15 Nov 10
dislekcia

The evolution of a Kingdom

We’ve mentioned the Kingdom before, but we haven’t actually spoken about what it is. Essentially it’s Desktop Dungeons’ new menu. Some of the changes to the full version required a bit of a reboot to how players initiated a dungeon run, plus we wanted to have the meta-game be more visible and instantly rewarding. Here’s how Lurk interpreted our scribblings in the design doc from initial concept to his usual jaw-dropping final polish after the cut, I’m sure nobody’s going to miss the old menu.


The first draft. How much do you love that goat?

Discretely clickable areas worked quite nicely, but we realised that because players had a strict set of filters that they would use while interacting with the Kingdom: Choosing a race, a class and then individual preparations (more on this later). We moved things around in response:


This is honestly the extent of my photoshop skills.

One of the core aspects of the Kingdom is that players choose which buildings to upgrade themselves, some are even only unlocked through quests or in-game special events. You’re not seeing a “complete” Kingdom here, only a selection of buildings – your Kingdom will be slightly different, depending on which abilities, characters and options you prefer… Lurk took our meddling in stride:

And then proceeded to polish it, adding a tangible layer of awesomeness to what was simply raw metagame beforehand:


The book just sort of happened…


14 Responses to “The evolution of a Kingdom”

  1. DukeOFprunes Says:

    Medieval times would’ve been far better if there was more neon signage.

  2. pakoito Says:

    Love it. Can’t wait to pay.

  3. pakoito Says:

    And yes I mean pay for it to play it. Furthermore, signores, I’d pay right now for a beta xD

  4. Γιάννης Says:

    I hate how all westerners think that all “medieval architecture” was limited to western European and Gothic architecture of small towns.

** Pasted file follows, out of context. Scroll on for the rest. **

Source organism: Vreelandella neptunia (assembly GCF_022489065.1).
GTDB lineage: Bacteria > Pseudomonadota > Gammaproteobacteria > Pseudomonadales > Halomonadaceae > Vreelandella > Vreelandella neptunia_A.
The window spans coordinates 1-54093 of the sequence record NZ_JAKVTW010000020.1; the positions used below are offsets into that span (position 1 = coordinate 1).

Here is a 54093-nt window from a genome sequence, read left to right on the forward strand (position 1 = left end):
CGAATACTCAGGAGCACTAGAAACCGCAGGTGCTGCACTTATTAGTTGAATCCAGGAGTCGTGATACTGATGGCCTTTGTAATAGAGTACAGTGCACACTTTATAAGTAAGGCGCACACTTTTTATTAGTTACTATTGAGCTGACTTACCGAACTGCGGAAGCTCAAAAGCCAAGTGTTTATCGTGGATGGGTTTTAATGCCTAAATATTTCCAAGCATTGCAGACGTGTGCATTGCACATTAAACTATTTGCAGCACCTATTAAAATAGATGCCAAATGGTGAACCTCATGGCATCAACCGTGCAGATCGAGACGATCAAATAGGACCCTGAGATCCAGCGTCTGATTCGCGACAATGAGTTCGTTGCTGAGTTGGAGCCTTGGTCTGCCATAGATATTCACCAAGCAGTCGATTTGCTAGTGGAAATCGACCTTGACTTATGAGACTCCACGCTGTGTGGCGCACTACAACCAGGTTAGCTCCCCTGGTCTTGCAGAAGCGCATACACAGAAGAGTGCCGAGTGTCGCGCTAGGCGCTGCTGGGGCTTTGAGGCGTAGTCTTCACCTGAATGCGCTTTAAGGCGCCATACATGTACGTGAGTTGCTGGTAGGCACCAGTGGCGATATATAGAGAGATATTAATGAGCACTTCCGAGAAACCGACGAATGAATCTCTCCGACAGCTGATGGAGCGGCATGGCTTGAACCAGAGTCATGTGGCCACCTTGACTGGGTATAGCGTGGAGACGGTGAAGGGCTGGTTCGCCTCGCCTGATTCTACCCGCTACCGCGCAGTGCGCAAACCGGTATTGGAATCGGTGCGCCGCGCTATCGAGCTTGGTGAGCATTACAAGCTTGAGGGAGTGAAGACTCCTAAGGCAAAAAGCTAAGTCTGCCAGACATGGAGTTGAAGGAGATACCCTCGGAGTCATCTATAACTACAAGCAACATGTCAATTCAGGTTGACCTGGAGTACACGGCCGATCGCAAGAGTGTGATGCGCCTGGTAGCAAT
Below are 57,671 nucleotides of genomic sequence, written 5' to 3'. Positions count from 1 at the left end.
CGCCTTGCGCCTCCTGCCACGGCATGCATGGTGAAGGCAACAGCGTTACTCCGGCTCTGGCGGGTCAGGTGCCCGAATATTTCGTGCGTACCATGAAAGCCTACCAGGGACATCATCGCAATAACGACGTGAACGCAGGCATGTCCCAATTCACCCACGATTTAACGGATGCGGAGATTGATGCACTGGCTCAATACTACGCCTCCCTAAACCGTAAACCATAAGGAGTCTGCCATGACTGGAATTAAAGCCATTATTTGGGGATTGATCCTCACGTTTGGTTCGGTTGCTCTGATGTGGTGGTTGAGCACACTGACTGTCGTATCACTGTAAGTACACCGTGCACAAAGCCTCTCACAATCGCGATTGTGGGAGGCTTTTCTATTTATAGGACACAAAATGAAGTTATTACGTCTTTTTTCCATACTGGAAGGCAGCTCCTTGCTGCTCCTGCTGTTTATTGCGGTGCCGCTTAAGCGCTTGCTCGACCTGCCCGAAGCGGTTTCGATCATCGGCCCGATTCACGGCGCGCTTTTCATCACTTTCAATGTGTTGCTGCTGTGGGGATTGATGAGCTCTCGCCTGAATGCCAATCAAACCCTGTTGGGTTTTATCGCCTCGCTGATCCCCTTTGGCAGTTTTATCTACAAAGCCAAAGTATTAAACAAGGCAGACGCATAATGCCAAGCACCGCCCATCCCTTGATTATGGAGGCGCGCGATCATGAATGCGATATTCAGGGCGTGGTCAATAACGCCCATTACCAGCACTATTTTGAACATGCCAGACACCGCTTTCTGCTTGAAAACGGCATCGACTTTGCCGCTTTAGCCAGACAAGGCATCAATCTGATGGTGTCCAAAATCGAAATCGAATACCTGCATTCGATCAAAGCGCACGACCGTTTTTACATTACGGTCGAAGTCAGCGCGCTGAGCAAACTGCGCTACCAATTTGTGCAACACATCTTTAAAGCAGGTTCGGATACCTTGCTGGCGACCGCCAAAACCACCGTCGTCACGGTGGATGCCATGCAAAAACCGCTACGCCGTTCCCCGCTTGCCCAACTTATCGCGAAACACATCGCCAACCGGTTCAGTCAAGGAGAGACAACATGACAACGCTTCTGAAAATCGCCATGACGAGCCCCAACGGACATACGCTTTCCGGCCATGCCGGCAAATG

Why can’t we have something like Arabian or Persian or Byzantine architecture? Persians were especially promiment in building some very interesting places in medieval times, at least until the Mongols came and made the Middle East go far, far behind even crappy Europe (Europe was horrible back then!).

    So, yeah… make it at least a wee bit less typical, eh?

    See:
    http://www.annunciation.org/le20090403.jpg
    (just as an example of how much more interesting inspiration from places like Constantinople can be)

  5. dislekcia Says:

    You’re totally right, there are great examples of amazing architecture from a whole host of cultures that we haven’t used. The typical feeling is sort of what we’re parodying (you may or may not have noticed that the elves live in a shanty-town) and we have a few things we’d like to say about modern fantasy. Heck, a lot of our jokes come from responses to our South African cultural melting pot, so we’re totally with you on not being too westernised…

    Mea culpa, we have to leave something for the expansions and sequels? ;)

  6. salejemaster Says:

    aaaa…mazing

  7. KnobDoctor Says:

    The book makes it even more awesome!

    But I miss the goat.

  8. pakoito Says:

    http://www.gamereactor.eu/articles/5595/Team+Meat+Vs+The+World:+Part+2/

    What games are exciting you right now?

    Ed: We’re both judges at IGF and been playing a lot of indie games. [...] Yes! Super Crate Box is fucking awesome. Desktop Dungeons is another one.

  9. Colm Says:

    That’s frickin sweet. Nice to see the evolution of the art :)

  10. Dharlas Says:

    Sweet designing cannot wait until it is incorperated into the game, I cannot wait for the next update!

  11. Bretzel Says:

    Gwaarffbhbhghh

    Definitely looking forward to this game!

  12. leisy Says:

    wa!!!!it’s very beautiful!!
    I love it!

  13. Ecasi Says:

    It is one of the most interesting games ive ever played with artistic beauty too!!

  14. SportsMan Says:

    That is a great game


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